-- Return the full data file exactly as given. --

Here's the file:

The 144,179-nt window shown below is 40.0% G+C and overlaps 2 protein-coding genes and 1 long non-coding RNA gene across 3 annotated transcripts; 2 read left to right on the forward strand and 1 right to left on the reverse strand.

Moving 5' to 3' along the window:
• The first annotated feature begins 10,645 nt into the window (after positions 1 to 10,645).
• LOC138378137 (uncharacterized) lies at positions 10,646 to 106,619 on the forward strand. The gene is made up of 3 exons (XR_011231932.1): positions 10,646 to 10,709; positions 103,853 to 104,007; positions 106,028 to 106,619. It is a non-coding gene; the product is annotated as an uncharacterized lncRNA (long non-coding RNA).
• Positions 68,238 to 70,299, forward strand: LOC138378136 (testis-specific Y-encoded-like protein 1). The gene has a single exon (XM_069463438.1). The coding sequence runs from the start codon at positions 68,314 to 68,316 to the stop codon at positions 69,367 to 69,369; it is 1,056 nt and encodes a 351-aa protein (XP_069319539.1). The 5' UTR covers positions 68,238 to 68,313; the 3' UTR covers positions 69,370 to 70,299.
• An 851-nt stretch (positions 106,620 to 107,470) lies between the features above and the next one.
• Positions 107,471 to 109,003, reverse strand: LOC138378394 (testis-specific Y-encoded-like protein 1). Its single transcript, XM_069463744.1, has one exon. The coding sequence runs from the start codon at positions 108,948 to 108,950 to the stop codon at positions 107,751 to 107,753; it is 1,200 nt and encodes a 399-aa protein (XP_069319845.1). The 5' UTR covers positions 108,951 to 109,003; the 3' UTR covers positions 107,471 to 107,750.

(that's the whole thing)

The 144,179-nt window shown below is 40.0% G+C and overlaps 2 protein-coding genes and 1 long non-coding RNA gene across 3 annotated transcripts; 2 read left to right on the forward strand and 1 right to left on the reverse strand.

Moving 5' to 3' along the window:
• The first annotated feature begins 10,645 nt into the window (after positions 1 to 10,645).
• LOC138378137 (uncharacterized) lies at positions 10,646 to 106,619 on the forward strand. The gene is made up of 3 exons (XR_011231932.1): positions 10,646 to 10,709; positions 103,853 to 104,007; positions 106,028 to 106,619. It is a non-coding gene; the product is annotated as an uncharacterized lncRNA (long non-coding RNA).
• Positions 68,238 to 70,299, forward strand: LOC138378136 (testis-specific Y-encoded-like protein 1). The gene has a single exon (XM_069463438.1). The coding sequence runs from the start codon at positions 68,314 to 68,316 to the stop codon at positions 69,367 to 69,369; it is 1,056 nt and encodes a 351-aa protein (XP_069319539.1). The 5' UTR covers positions 68,238 to 68,313; the 3' UTR covers positions 69,370 to 70,299.
• An 851-nt stretch (positions 106,620 to 107,470) lies between the features above and the next one.
• Positions 107,471 to 109,003, reverse strand: LOC138378394 (testis-specific Y-encoded-like protein 1). Its single transcript, XM_069463744.1, has one exon. The coding sequence runs from the start codon at positions 108,948 to 108,950 to the stop codon at positions 107,751 to 107,753; it is 1,200 nt and encodes a 399-aa protein (XP_069319845.1). The 5' UTR covers positions 108,951 to 109,003; the 3' UTR covers positions 107,471 to 107,750.